It's a very good movie (movie critic, I am not), with a moving story, and Morgan Freeman portrays Nelson Mandela in a way that is both powerful and deeply human. I wondered how they would set up the racial divide, which could easily be oversimplified. The very first scene is of a white rugby team in spotless uniforms practicing on a green field in front of a private school; a pan across the street shows black children playing soccer in the dust of a township. Mandela's caravan traveling the road between draws both groups to their respective fences, the black children cheering wildly, the white boys quiet and suspicious.
I was actually fairly impressed with how the racial issues were handled. The violence and horror of apartheid was addressed honestly, without demonizing white people as a whole. The deep distrust between racial groups in South Africa and the difficulty of reconciliation was a continuous theme, presented especially well by Mandela's bodyguard, who even at the end found a peace with one another that was still somewhat tentative.
That tentativeness was perhaps what I found to be most honest about the movie - but keep in mind that this is coming from someone who was there not long ago, and had fairly strong reactions to the racial divisions that still exist there. Those shanty towns in the movie are still there. The townships still look the same. The boundaries between the rich white areas and the poor black areas are still just close, and just as clear. Some of the comments made by white people in the movie about what Mandela's election meant for them, are the same comments I heard there, twenty years later.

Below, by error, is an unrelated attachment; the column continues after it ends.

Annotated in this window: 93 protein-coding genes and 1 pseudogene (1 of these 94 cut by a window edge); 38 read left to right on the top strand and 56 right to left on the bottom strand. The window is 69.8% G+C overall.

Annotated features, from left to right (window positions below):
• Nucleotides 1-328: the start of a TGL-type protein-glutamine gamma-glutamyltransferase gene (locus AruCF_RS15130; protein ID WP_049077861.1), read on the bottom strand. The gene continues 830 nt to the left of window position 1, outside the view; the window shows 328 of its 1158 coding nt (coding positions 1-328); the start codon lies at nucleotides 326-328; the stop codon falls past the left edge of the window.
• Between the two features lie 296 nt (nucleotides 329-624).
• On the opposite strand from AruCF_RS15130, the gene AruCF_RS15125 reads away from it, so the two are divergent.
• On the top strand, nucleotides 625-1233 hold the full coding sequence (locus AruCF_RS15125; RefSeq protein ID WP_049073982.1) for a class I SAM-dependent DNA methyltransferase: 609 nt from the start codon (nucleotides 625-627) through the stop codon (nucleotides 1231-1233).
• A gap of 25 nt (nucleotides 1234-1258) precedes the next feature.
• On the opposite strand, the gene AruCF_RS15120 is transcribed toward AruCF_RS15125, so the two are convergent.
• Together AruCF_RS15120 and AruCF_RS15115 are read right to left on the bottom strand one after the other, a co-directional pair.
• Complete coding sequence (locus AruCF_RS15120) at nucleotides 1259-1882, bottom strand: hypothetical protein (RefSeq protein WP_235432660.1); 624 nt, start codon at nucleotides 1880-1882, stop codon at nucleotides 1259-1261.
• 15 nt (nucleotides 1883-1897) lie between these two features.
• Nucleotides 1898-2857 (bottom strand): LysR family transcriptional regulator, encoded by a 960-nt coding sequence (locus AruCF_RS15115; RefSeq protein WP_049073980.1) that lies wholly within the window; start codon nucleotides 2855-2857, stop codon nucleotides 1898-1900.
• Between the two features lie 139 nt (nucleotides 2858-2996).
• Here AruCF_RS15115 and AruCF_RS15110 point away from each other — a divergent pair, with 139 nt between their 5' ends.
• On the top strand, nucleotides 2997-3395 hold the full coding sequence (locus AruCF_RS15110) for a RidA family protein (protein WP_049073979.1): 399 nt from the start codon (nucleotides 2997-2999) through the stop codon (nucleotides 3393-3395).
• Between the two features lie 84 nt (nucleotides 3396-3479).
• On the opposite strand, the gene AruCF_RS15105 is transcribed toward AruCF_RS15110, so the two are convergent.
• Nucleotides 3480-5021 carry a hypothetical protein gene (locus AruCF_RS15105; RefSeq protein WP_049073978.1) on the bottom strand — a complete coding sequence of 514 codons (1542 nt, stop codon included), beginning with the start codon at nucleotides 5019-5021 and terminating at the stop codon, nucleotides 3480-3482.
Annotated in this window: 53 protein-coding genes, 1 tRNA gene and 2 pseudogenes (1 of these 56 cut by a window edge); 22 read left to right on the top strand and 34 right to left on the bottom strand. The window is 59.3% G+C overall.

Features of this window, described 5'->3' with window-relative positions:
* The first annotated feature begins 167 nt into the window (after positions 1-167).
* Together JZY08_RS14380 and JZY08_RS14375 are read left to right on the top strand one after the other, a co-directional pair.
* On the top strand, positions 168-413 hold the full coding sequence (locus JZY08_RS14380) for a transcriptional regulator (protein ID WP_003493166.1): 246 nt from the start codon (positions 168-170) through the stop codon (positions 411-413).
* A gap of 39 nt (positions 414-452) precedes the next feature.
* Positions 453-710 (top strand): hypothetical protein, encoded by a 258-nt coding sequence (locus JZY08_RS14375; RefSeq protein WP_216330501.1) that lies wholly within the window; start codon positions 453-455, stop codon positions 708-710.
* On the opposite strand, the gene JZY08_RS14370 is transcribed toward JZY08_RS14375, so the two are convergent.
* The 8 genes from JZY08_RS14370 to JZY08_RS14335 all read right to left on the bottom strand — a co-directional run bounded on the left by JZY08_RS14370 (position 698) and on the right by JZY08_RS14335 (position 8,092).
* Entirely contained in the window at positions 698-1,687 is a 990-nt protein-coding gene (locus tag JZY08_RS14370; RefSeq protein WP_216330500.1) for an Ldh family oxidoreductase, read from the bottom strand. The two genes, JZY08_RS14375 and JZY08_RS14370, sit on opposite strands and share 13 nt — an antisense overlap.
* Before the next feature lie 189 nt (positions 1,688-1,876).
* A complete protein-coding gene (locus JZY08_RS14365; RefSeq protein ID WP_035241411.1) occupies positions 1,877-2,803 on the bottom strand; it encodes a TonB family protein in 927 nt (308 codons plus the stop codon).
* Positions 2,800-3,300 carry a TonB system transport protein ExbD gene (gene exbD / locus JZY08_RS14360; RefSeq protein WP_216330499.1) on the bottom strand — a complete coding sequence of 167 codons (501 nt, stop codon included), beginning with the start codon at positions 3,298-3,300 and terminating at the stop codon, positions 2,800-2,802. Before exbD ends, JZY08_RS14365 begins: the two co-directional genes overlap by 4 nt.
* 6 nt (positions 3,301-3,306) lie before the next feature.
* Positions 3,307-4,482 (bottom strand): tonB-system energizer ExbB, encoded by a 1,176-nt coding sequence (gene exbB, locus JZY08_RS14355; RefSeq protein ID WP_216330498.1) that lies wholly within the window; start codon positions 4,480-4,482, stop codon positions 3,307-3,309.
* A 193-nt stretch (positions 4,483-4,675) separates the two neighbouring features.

Perhaps people really did move toward a collective national identity through a rugby team, and through an administration that urged reconciliation. My tour guide at Robben Island (who I seriously think may have played Mandela's friend and consultant in the movie...the guy looked and sounded EXACTLY the same) spoke the same message, that those who imprisoned him for so many years were now his countrymen and brothers, that he and others must set aside the past and forgive in order to move toward a better future for their country. I know, I know, it's just a movie, and it's not supposed to tell the entire story of a country. I guess I just wish that the situation in South Africa was as "solved" as it seems to be at the end of "Invictus."